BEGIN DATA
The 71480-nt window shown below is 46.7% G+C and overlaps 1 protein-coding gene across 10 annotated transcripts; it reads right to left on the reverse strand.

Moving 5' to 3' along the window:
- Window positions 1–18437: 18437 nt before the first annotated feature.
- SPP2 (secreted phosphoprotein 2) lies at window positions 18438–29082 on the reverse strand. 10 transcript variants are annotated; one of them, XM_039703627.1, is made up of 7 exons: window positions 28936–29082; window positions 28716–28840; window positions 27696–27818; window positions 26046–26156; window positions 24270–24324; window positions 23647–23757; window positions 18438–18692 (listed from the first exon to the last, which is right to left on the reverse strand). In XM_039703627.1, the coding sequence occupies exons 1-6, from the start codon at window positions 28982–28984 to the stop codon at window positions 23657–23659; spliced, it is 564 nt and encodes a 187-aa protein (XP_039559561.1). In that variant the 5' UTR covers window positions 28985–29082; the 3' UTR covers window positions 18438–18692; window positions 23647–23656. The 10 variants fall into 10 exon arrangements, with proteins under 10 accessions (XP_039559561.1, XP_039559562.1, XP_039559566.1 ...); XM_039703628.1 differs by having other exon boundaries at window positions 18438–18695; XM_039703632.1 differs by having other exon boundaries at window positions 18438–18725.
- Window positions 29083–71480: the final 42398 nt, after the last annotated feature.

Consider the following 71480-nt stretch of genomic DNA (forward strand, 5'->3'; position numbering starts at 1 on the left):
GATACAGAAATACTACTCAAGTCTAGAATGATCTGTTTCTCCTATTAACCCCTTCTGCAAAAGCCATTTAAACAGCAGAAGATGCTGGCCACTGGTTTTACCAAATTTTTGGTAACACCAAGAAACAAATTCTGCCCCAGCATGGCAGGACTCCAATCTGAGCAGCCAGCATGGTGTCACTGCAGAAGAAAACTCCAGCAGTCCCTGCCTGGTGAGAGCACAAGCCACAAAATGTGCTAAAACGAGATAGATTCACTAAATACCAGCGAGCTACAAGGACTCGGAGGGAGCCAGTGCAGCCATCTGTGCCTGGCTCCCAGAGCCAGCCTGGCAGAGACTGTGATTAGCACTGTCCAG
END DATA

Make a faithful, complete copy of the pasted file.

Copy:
The 71480-nt window shown below is 46.7% G+C and overlaps 1 protein-coding gene across 10 annotated transcripts; it reads right to left on the reverse strand.

Moving 5' to 3' along the window:
- Window positions 1–18437: 18437 nt before the first annotated feature.
- SPP2 (secreted phosphoprotein 2) lies at window positions 18438–29082 on the reverse strand. 10 transcript variants are annotated; one of them, XM_039703627.1, is made up of 7 exons: window positions 28936–29082; window positions 28716–28840; window positions 27696–27818; window positions 26046–26156; window positions 24270–24324; window positions 23647–23757; window positions 18438–18692 (listed from the first exon to the last, which is right to left on the reverse strand). In XM_039703627.1, the coding sequence occupies exons 1-6, from the start codon at window positions 28982–28984 to the stop codon at window positions 23657–23659; spliced, it is 564 nt and encodes a 187-aa protein (XP_039559561.1). In that variant the 5' UTR covers window positions 28985–29082; the 3' UTR covers window positions 18438–18692; window positions 23647–23656. The 10 variants fall into 10 exon arrangements, with proteins under 10 accessions (XP_039559561.1, XP_039559562.1, XP_039559566.1 ...); XM_039703628.1 differs by having other exon boundaries at window positions 18438–18695; XM_039703632.1 differs by having other exon boundaries at window positions 18438–18725.
- Window positions 29083–71480: the final 42398 nt, after the last annotated feature.

Consider the following 71480-nt stretch of genomic DNA (forward strand, 5'->3'; position numbering starts at 1 on the left):
GATACAGAAATACTACTCAAGTCTAGAATGATCTGTTTCTCCTATTAACCCCTTCTGCAAAAGCCATTTAAACAGCAGAAGATGCTGGCCACTGGTTTTACCAAATTTTTGGTAACACCAAGAAACAAATTCTGCCCCAGCATGGCAGGACTCCAATCTGAGCAGCCAGCATGGTGTCACTGCAGAAGAAAACTCCAGCAGTCCCTGCCTGGTGAGAGCACAAGCCACAAAATGTGCTAAAACGAGATAGATTCACTAAATACCAGCGAGCTACAAGGACTCGGAGGGAGCCAGTGCAGCCATCTGTGCCTGGCTCCCAGAGCCAGCCTGGCAGAGACTGTGATTAGCACTGTCCAG